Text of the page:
The larger galaxy in this image goes only by the boring name “M106”, but it’s anything but boring. About 23 million light-years away, M106 is pretty similar to Andromeda in its size and brightness. But M106 is a lot weirder. In addition to its slightly warped shape, M106 is the home of a giant water-vapor…

The Coalsack, Imaged from Australia!
Frank's Astrophotos

The Coalsack, Imaged from Australia!

It’s been really cloudy lately in Central Florida, so instead of imaging from my driveway, I’ve tried using remote observatories. This particular image was taken using a telescope in Australia, using a service called telescope.live. This is the “Coalsack nebula”, a dark cloud of gas obscuring the Milky Way in the Southern hemisphere. We’re looking…

The Jellyfish Nebula
Frank's Astrophotos

The Jellyfish Nebula

The “Jellyfish Nebula” is a supernova remnant in the constellation Gemini, about 5,000 light-years away. It’s the gas blown off from a star that exploded, sometime between 3,000 and 30,000 years ago – we’re really not sure when it happened. But it makes for quite a spectacle! I was plagued with technical issues while capturing…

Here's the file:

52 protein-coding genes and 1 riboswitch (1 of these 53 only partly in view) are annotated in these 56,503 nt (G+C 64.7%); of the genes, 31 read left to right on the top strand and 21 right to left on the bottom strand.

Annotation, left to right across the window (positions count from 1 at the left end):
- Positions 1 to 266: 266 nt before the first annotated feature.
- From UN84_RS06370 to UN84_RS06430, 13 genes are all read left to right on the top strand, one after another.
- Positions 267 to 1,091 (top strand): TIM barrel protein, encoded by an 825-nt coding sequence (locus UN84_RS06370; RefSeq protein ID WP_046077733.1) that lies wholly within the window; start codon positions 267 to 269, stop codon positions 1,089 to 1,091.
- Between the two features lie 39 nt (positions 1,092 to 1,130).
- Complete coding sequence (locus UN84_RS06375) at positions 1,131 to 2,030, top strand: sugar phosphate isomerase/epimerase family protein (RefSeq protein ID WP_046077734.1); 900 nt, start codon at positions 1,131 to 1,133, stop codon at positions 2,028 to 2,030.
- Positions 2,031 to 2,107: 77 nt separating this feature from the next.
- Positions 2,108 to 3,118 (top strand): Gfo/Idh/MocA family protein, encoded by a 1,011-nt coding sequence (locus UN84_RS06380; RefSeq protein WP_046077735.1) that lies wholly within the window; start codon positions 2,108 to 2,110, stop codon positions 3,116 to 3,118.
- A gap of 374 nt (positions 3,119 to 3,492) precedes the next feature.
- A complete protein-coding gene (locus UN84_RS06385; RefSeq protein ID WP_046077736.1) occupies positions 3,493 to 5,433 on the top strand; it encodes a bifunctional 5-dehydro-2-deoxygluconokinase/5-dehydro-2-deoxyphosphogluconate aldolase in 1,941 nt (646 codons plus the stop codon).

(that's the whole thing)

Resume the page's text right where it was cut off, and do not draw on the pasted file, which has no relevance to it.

Will astrophotographers be replaced by robots?
Frank's Astrophotos

Will astrophotographers be replaced by robots?

Deep-sky astrophotography is the ultimate hobby for nerds; it combines endless tinkering with highly specialized technology, exploration of the cosmos, and constant challenges, achievements, and learning. But, could this hobby be automated to the point where anyone can do it? Products such as Stellina and Unistellar promise to deliver an experience where you can plop…

Live Star Party! The Veil Nebula supernova remnant
Frank's Astrophotos | Podcasts

Live Star Party! The Veil Nebula supernova remnant

We’re back with our live viewing of the cosmos! Join us as we view the Veil Nebula via a camera attached to our telescope – it’s a supernova remnant from a massive star that exploded 8,000 years ago, and it’s gorgeous. We’ll also talk about tonight’s expected meteor storm as the Earth passes through a…

The Pelican Nebula
Frank's Astrophotos

The Pelican Nebula

Granted this is only a portion of it, but for the life of me I don’t see a pelican in this thing. But, it’s still pretty. I processed this object two ways: using the “Hubble palette” that maps red, green, and blue to Sulfur, Hydrogen, and Oxygen emissions (that results in the pretty blue one)…